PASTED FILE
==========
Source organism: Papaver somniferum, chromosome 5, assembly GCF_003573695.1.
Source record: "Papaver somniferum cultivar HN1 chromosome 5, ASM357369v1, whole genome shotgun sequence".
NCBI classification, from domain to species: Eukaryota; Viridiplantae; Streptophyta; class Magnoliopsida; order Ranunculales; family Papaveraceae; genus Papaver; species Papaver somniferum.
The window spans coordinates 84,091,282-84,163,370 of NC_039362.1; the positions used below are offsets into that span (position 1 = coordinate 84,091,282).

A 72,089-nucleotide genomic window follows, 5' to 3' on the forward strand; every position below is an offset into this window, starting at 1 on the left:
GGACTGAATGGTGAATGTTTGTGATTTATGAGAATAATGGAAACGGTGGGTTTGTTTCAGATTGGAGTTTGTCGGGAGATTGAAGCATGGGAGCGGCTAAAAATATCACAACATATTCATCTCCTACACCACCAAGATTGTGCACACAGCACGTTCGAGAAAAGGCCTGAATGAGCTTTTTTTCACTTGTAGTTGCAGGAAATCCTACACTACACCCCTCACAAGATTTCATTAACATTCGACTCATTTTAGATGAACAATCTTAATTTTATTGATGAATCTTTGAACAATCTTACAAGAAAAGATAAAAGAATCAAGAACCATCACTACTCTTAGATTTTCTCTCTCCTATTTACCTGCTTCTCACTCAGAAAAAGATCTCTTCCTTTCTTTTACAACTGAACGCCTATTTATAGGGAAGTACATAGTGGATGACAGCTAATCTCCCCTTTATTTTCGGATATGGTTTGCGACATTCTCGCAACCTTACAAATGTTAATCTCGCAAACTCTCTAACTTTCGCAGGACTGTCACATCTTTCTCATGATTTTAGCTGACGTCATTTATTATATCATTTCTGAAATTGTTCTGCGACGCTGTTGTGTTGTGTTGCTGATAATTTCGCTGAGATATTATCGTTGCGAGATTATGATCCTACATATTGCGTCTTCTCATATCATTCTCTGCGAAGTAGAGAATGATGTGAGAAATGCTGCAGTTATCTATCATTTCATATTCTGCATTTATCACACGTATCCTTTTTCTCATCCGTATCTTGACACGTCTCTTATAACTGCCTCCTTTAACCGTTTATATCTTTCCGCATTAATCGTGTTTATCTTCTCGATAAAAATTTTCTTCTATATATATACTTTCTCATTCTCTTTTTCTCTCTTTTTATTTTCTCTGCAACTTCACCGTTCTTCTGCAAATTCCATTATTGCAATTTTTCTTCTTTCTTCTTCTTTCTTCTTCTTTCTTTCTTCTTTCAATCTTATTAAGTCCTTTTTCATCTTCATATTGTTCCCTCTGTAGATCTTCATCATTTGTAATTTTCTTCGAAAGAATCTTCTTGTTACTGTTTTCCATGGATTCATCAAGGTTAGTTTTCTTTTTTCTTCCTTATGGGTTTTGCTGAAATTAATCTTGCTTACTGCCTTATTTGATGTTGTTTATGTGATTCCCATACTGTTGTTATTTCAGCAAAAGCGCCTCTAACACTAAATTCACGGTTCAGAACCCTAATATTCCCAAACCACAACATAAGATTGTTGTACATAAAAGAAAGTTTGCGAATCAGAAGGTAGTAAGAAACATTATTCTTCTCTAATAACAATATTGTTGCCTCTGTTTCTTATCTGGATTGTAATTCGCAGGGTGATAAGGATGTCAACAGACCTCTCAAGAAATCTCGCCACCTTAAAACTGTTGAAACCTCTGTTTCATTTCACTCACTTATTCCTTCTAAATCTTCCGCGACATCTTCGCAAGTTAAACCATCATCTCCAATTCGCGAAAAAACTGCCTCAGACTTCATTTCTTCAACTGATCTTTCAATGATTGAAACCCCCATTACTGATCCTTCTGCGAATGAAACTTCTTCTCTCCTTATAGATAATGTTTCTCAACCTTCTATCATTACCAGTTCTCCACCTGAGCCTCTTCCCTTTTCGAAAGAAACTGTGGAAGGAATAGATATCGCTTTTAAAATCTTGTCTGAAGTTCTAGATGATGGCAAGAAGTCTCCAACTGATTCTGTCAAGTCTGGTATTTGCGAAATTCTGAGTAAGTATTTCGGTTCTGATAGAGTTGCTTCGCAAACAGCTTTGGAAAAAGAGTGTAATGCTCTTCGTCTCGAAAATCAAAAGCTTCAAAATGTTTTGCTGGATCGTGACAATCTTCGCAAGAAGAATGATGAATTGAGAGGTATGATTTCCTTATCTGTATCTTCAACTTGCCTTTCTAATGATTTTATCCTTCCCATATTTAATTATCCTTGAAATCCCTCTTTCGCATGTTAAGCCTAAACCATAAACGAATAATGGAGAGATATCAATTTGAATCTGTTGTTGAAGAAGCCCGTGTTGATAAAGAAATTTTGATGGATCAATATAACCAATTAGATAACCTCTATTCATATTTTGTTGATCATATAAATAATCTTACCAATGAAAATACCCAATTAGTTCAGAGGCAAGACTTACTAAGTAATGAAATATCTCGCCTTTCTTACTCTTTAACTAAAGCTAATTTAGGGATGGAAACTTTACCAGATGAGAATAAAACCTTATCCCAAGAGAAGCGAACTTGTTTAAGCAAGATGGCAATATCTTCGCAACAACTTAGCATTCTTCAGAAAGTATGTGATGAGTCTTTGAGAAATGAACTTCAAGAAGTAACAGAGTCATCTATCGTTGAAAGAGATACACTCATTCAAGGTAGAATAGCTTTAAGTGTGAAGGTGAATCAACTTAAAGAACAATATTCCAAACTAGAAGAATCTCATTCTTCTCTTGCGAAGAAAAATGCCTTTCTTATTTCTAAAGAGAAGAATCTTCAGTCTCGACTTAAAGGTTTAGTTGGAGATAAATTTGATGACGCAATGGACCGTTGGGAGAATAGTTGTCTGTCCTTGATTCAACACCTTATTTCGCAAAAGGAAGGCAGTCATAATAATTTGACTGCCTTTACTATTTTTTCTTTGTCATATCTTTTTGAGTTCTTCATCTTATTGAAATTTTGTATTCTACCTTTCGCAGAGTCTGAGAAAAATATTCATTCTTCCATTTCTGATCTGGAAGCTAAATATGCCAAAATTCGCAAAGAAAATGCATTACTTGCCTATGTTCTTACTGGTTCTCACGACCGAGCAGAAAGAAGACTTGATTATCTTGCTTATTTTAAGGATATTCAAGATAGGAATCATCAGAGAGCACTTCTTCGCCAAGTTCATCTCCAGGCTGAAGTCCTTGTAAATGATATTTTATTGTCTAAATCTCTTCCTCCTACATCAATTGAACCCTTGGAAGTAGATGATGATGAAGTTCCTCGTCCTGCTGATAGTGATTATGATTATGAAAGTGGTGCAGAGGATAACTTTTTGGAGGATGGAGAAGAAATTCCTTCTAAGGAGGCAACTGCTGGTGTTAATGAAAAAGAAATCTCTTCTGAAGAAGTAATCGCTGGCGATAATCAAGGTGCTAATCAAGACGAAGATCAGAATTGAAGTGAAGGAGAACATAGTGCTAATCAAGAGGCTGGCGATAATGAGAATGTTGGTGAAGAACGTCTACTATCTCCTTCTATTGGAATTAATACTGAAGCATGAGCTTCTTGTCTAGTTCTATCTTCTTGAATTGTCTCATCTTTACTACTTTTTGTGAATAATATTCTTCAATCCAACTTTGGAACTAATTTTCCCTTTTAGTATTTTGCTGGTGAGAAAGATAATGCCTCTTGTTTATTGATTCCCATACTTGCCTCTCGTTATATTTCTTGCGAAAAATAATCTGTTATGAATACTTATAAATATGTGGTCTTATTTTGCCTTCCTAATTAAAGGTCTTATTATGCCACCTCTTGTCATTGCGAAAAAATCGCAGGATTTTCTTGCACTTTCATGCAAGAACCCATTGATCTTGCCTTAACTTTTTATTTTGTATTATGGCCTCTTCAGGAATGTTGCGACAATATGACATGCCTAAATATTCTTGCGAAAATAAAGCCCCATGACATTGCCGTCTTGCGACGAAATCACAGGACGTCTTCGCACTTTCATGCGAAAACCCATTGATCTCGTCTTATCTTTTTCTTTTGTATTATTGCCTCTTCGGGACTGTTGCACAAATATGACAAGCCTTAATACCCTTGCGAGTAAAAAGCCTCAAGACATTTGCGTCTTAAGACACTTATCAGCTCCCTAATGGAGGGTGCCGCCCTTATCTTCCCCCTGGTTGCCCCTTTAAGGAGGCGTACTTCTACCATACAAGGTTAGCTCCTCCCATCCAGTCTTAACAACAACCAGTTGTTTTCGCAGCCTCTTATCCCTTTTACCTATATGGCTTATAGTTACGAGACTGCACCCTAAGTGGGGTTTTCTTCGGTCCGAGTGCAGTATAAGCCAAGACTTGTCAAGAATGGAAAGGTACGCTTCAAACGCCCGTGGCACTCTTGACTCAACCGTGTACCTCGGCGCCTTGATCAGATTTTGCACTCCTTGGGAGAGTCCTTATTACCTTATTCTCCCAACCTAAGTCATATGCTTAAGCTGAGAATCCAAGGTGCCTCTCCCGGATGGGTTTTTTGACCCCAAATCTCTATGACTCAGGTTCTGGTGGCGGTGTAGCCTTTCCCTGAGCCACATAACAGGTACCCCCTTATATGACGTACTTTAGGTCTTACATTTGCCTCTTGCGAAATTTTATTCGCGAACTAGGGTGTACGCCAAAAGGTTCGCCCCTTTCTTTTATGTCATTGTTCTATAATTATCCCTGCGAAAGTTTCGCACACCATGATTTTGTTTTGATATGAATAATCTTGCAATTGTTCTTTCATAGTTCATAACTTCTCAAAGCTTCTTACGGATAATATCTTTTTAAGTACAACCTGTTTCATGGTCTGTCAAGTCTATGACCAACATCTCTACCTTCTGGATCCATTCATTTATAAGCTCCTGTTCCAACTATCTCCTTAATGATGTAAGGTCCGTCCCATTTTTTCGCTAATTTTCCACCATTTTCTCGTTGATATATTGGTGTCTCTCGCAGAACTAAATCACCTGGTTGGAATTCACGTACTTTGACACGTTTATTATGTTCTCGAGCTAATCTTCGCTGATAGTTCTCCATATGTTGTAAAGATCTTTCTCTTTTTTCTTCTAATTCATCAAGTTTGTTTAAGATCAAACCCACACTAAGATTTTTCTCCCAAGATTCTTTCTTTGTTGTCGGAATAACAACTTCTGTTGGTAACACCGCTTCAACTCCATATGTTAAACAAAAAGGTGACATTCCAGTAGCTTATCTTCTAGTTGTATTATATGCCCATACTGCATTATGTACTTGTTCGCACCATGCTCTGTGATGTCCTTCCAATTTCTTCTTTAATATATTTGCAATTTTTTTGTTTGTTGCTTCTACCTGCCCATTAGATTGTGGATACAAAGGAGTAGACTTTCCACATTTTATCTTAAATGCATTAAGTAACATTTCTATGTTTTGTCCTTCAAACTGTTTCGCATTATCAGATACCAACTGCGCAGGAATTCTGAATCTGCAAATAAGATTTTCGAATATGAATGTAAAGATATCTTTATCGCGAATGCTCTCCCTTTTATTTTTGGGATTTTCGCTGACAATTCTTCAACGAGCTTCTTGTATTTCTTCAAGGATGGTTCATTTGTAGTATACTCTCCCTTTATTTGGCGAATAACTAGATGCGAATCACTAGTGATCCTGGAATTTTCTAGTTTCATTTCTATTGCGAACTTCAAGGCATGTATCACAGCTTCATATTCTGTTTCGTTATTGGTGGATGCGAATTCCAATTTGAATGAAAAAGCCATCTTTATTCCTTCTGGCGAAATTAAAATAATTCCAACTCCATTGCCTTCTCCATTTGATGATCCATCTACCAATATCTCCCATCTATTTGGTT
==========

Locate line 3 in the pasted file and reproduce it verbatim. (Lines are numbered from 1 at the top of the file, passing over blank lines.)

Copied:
NCBI classification, from domain to species: Eukaryota; Viridiplantae; Streptophyta; class Magnoliopsida; order Ranunculales; family Papaveraceae; genus Papaver; species Papaver somniferum.